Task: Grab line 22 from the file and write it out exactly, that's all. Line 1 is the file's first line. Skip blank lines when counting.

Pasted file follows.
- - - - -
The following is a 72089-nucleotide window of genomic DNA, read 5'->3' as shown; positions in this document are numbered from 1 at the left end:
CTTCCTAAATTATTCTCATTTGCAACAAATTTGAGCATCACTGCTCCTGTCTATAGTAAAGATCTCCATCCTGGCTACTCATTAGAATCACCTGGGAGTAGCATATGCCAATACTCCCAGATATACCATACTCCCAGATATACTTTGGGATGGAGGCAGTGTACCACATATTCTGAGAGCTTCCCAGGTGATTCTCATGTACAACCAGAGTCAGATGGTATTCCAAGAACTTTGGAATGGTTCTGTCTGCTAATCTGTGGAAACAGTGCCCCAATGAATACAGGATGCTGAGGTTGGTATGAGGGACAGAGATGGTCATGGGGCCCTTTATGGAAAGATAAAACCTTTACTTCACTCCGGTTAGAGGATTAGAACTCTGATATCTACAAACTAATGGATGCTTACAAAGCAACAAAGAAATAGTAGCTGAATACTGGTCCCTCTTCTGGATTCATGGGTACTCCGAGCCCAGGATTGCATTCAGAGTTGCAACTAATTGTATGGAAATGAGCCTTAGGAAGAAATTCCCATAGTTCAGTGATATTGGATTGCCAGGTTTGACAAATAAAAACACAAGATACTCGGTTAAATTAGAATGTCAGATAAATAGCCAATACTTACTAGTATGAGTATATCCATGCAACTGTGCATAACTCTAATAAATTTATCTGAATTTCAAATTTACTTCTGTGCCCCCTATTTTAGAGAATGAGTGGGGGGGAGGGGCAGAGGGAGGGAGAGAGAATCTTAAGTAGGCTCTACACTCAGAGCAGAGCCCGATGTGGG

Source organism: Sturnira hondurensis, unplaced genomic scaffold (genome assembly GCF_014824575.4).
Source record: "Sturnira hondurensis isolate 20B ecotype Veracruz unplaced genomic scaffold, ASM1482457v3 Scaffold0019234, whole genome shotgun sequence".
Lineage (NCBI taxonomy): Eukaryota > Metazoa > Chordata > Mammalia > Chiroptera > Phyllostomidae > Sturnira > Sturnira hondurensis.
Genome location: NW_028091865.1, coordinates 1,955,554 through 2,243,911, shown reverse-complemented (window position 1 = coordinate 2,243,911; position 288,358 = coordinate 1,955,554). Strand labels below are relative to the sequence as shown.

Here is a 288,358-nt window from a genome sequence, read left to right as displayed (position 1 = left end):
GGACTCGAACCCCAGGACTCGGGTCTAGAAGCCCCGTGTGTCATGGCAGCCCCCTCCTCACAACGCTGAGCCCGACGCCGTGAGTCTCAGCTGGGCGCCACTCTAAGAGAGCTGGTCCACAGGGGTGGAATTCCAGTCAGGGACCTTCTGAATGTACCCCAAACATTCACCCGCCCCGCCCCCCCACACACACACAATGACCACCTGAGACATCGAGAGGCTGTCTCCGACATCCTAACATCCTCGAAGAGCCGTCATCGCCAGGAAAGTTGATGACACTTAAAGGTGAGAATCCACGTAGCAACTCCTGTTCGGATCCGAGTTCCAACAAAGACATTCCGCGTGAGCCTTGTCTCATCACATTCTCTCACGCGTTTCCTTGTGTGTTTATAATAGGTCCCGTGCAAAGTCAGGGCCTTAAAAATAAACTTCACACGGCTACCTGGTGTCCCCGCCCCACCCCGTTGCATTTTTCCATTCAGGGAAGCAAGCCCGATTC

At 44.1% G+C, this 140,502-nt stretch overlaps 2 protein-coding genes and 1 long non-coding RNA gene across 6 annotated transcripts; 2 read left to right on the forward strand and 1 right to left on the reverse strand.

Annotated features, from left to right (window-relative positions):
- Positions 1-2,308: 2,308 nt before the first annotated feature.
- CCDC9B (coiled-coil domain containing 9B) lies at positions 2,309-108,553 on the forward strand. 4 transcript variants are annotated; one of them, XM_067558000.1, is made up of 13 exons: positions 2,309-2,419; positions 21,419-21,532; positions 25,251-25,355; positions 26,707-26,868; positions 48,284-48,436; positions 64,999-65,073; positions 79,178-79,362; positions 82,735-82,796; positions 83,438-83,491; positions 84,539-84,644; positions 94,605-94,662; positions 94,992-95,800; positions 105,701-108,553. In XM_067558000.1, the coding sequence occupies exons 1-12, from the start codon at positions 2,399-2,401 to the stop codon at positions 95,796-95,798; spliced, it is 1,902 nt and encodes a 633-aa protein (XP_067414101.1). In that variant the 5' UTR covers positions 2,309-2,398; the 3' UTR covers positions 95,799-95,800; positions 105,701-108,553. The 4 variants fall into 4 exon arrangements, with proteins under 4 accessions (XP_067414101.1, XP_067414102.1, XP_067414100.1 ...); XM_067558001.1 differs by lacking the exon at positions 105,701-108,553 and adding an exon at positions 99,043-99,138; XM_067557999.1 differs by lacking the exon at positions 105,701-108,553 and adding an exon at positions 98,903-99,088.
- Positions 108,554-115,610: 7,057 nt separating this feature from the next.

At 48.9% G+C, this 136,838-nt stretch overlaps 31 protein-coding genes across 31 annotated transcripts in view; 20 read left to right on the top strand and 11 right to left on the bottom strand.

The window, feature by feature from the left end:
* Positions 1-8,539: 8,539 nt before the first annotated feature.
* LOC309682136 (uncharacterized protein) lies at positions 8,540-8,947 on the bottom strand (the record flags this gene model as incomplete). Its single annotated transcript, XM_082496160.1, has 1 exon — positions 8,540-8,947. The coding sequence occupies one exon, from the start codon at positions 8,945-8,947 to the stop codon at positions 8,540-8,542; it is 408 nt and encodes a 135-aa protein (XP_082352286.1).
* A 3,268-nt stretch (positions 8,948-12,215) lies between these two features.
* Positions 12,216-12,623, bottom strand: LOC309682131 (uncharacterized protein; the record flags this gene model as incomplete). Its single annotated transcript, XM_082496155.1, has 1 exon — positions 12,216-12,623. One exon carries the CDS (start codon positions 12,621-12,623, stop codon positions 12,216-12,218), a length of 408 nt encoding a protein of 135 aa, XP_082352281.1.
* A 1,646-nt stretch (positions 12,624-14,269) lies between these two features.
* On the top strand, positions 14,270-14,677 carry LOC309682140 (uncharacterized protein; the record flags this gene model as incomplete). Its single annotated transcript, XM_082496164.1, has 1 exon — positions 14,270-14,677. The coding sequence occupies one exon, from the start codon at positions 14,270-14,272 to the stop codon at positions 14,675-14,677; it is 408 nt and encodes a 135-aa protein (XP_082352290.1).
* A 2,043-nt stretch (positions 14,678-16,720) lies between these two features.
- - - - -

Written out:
* A 2,043-nt stretch (positions 14,678-16,720) lies between these two features.